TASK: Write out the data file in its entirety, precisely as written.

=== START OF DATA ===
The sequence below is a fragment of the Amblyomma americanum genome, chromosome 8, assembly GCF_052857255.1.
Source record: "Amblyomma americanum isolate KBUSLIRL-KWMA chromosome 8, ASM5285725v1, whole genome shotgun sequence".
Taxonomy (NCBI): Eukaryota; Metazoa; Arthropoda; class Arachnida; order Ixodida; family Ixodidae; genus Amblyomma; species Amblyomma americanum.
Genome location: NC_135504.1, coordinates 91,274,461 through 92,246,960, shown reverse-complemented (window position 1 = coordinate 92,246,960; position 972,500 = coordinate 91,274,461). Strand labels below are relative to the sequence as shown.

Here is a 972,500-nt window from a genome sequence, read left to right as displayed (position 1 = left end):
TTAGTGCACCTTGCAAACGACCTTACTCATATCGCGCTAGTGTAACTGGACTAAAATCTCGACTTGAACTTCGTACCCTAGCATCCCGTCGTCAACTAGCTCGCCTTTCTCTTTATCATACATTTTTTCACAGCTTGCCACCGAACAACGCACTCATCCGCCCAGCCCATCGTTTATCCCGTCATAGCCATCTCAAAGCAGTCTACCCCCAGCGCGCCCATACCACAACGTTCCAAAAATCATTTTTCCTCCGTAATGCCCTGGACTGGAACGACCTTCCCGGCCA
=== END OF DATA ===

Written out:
The sequence below is a fragment of the Amblyomma americanum genome, chromosome 8, assembly GCF_052857255.1.
Source record: "Amblyomma americanum isolate KBUSLIRL-KWMA chromosome 8, ASM5285725v1, whole genome shotgun sequence".
Taxonomy (NCBI): Eukaryota; Metazoa; Arthropoda; class Arachnida; order Ixodida; family Ixodidae; genus Amblyomma; species Amblyomma americanum.
Genome location: NC_135504.1, coordinates 91,274,461 through 92,246,960, shown reverse-complemented (window position 1 = coordinate 92,246,960; position 972,500 = coordinate 91,274,461). Strand labels below are relative to the sequence as shown.

Here is a 972,500-nt window from a genome sequence, read left to right as displayed (position 1 = left end):
TTAGTGCACCTTGCAAACGACCTTACTCATATCGCGCTAGTGTAACTGGACTAAAATCTCGACTTGAACTTCGTACCCTAGCATCCCGTCGTCAACTAGCTCGCCTTTCTCTTTATCATACATTTTTTCACAGCTTGCCACCGAACAACGCACTCATCCGCCCAGCCCATCGTTTATCCCGTCATAGCCATCTCAAAGCAGTCTACCCCCAGCGCGCCCATACCACAACGTTCCAAAAATCATTTTTCCTCCGTAATGCCCTGGACTGGAACGACCTTCCCGGCCA